O, curse Zahran Hashim and, yes, Abu Mohammad too,
for evil at the Shangri-la and Batticalao,
just two, of all those vicious men, who hit Sri Lanka’s calm.
O, Lord, the people cry aloud; they long for love and balm.
Jihadist, suicidal, evil tools o’ th’ hateful Beast
came on a happy, festive day to crush sweet joy and peace.
Such cowards know no mercy. What a tragic Easter Day,
attacking parents and their children where they’ve come to pray.
Sri Lanka, o, such angst has come to you, such hate and pain;
these murderers of hundreds left Earth this eternal stain.

 

Bruce Dale Wise is a poet living in Texas who often writes poems and commentary under anagrammatic heteronyms.

 


Views expressed by individual poets and writers on this website and by commenters do not represent the views of the entire Society. The comments section on regular posts is meant to be a place for civil and fruitful discussion. Pseudonyms are discouraged. The individual poet or writer featured in a post has the ability to remove any or all comments by emailing submissions@ classicalpoets.org with the details and under the subject title “Remove Comment.”

16 Responses

  1. C.B. Anderson

    From Texas now? Down there I hear they don’t cotton to lamentations regarding the Mother Church. But anyways, this might be your best tennos to date (and I thank you again for conceiving and giving birth to this fixed form). Life sucks, the world sucks, and yet we press onward. How much longer we can continue like this is anybody’s guess. Until the cows come home, or until the chickens come home to roost, I suppose. Press ever onward!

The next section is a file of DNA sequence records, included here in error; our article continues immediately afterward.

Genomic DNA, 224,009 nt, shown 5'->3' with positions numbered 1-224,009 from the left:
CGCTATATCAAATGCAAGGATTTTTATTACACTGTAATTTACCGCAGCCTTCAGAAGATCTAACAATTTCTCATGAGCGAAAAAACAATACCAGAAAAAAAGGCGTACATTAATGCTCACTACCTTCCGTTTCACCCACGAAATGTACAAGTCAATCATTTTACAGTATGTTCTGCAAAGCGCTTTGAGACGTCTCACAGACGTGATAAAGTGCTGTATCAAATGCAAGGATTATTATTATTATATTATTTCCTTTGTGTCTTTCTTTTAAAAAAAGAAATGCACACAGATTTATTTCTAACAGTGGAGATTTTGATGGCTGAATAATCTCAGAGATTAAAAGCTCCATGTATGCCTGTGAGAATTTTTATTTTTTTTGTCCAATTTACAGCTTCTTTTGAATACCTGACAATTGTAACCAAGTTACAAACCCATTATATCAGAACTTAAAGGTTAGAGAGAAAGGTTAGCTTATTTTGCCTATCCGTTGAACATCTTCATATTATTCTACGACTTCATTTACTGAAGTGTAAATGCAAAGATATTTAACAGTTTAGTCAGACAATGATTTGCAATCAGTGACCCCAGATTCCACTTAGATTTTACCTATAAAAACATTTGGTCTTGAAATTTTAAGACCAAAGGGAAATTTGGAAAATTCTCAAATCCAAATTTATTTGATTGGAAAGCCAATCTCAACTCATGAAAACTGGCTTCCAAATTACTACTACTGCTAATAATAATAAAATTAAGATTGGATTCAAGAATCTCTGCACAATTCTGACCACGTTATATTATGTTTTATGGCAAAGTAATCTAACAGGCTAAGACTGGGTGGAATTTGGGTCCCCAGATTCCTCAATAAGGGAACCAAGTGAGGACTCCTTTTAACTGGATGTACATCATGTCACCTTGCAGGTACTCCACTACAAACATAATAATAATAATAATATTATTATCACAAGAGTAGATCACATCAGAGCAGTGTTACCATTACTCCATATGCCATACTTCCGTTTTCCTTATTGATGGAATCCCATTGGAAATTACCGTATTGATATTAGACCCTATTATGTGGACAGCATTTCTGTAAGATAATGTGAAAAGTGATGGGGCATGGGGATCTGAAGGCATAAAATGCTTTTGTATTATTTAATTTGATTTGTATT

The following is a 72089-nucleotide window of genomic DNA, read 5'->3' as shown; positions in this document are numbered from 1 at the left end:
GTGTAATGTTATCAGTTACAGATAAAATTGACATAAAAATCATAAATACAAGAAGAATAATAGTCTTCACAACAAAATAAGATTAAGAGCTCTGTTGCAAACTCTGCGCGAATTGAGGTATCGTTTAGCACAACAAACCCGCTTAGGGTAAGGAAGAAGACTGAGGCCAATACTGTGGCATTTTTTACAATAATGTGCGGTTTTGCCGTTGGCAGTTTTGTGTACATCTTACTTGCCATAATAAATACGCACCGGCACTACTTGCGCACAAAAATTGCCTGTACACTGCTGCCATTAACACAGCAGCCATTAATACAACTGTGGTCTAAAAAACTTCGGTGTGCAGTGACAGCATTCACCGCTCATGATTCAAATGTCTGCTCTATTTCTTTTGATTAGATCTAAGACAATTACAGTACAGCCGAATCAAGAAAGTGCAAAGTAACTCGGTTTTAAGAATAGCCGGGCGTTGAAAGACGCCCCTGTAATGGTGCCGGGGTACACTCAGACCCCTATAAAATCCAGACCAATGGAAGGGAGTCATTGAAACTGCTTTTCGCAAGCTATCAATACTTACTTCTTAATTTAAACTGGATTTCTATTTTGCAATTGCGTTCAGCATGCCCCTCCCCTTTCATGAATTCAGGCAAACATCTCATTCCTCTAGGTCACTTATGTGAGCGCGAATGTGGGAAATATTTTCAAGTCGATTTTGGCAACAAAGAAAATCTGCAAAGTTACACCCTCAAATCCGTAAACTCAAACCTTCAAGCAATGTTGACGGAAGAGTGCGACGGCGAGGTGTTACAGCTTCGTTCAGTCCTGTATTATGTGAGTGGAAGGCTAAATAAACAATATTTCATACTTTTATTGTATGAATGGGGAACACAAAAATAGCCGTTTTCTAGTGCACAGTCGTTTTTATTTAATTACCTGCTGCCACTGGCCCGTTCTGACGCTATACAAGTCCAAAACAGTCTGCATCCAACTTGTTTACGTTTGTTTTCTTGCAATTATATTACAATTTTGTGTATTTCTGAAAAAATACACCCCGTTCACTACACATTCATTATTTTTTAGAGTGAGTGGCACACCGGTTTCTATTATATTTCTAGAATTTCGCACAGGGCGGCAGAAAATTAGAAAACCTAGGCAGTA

Reply
      • C.B. Anderson

        Monty, the fixed form of a tennos is exactly as BDW has defined it, since he invented it. As I understand it, it is rhyming heptameter couplets five couplets long. The sum of metrical feet is 10 x 7, which is equal to 14 x 5, which is why it is called a tennos (which is sonnet spelled backward). Get It? If you need to know more, then just ask, and I’m sure that one of us will provide an answer.

  2. Monty

    Nah, I ain’t ‘got it’ . . and I won’t ‘get it’. When I spotted the word in your above Comment, I (naively) assumed that it was an established and officially-recognised poetry Form.

    I now realise that I’m not inclined or prepared to negotiate unnecessary mathematical equations for what I can only see as a gimmick.

    Reply
  3. Esiad L. Werecub

    Mr. Anderson is correct in understanding the structure of the tennos (after all, he wrote one himself), which Mr. Wise first wrote as ten-nos to indicate it was ten lines long; but because he looks upon the syllable as the basic poetic unit, he tends to look upon the English sonnet (particularly that of Spenser and Shakespeare) as 14 lines of ten syllables, and the American tennos as 10 lines of 14 syllables. Whereas the English sonnet (id est, that of Shakespeare) runs a rhyme scheme of ababcdcdefefgg, the American tennos is aabbccddee, which Mr. Anderson correctly describes as five (he would say, iambic), heptametre couplets.